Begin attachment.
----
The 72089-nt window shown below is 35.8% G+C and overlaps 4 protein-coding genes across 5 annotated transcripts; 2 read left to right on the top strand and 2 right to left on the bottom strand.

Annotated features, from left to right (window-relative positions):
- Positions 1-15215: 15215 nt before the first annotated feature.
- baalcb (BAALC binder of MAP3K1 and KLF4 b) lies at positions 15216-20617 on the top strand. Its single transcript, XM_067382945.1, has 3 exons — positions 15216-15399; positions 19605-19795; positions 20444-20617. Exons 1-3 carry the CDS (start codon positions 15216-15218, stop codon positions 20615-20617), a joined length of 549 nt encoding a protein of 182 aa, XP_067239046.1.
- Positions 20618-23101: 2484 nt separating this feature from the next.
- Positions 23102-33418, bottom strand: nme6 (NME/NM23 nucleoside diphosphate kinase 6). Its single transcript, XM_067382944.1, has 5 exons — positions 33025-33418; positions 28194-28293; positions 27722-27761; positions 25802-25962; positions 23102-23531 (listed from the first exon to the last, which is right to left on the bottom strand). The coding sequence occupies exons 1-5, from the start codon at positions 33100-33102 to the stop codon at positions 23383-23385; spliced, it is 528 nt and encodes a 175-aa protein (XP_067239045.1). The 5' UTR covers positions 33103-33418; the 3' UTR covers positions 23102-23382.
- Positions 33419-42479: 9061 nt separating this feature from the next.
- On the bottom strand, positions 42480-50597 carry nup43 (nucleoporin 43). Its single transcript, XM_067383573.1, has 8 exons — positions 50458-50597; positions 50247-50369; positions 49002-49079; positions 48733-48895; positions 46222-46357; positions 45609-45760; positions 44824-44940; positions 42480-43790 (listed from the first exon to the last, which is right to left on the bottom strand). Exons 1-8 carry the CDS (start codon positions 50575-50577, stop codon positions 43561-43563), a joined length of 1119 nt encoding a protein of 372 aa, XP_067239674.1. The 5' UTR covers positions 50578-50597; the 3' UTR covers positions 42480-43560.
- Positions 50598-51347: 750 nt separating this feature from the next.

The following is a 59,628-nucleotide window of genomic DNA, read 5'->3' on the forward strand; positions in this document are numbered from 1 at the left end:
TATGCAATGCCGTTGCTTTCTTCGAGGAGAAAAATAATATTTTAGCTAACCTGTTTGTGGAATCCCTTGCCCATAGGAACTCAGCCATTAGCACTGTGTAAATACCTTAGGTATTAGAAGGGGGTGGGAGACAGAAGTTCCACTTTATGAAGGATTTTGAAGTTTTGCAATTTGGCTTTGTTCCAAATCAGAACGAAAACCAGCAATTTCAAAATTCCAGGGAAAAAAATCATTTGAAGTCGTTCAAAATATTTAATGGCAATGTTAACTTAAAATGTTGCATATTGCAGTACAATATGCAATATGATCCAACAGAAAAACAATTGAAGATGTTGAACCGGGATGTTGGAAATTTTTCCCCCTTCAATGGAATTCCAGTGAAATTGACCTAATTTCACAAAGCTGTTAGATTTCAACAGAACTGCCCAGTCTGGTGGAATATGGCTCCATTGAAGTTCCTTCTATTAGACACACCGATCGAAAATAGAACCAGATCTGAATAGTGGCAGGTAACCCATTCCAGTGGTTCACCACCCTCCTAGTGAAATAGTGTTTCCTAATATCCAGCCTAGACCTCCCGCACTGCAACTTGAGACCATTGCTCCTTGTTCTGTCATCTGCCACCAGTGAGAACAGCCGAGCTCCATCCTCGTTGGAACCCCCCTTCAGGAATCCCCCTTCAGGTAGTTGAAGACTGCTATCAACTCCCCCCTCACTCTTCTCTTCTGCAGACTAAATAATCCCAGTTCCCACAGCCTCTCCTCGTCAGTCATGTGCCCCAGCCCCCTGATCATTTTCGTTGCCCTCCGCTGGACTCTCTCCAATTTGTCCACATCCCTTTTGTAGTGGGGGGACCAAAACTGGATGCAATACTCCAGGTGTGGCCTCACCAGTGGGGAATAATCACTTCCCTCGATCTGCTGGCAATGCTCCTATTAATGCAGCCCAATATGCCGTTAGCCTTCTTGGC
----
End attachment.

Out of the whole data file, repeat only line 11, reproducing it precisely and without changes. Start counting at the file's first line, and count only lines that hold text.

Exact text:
TATGCAATGCCGTTGCTTTCTTCGAGGAGAAAAATAATATTTTAGCTAACCTGTTTGTGGAATCCCTTGCCCATAGGAACTCAGCCATTAGCACTGTGTAAATACCTTAGGTATTAGAAGGGGGTGGGAGACAGAAGTTCCACTTTATGAAGGATTTTGAAGTTTTGCAATTTGGCTTTGTTCCAAATCAGAACGAAAACCAGCAATTTCAAAATTCCAGGGAAAAAAATCATTTGAAGTCGTTCAAAATATTTAATGGCAATGTTAACTTAAAATGTTGCATATTGCAGTACAATATGCAATATGATCCAACAGAAAAACAATTGAAGATGTTGAACCGGGATGTTGGAAATTTTTCCCCCTTCAATGGAATTCCAGTGAAATTGACCTAATTTCACAAAGCTGTTAGATTTCAACAGAACTGCCCAGTCTGGTGGAATATGGCTCCATTGAAGTTCCTTCTATTAGACACACCGATCGAAAATAGAACCAGATCTGAATAGTGGCAGGTAACCCATTCCAGTGGTTCACCACCCTCCTAGTGAAATAGTGTTTCCTAATATCCAGCCTAGACCTCCCGCACTGCAACTTGAGACCATTGCTCCTTGTTCTGTCATCTGCCACCAGTGAGAACAGCCGAGCTCCATCCTCGTTGGAACCCCCCTTCAGGAATCCCCCTTCAGGTAGTTGAAGACTGCTATCAACTCCCCCCTCACTCTTCTCTTCTGCAGACTAAATAATCCCAGTTCCCACAGCCTCTCCTCGTCAGTCATGTGCCCCAGCCCCCTGATCATTTTCGTTGCCCTCCGCTGGACTCTCTCCAATTTGTCCACATCCCTTTTGTAGTGGGGGGACCAAAACTGGATGCAATACTCCAGGTGTGGCCTCACCAGTGGGGAATAATCACTTCCCTCGATCTGCTGGCAATGCTCCTATTAATGCAGCCCAATATGCCGTTAGCCTTCTTGGC